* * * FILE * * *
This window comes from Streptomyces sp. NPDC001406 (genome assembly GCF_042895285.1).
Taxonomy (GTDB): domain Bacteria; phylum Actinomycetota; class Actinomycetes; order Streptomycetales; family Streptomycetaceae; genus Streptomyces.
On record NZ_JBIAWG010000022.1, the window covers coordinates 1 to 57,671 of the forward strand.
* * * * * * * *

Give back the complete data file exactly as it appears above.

This window comes from Streptomyces sp. NPDC001406 (genome assembly GCF_042895285.1).
Taxonomy (GTDB): domain Bacteria; phylum Actinomycetota; class Actinomycetes; order Streptomycetales; family Streptomycetaceae; genus Streptomyces.
On record NZ_JBIAWG010000022.1, the window covers coordinates 1 to 57,671 of the forward strand.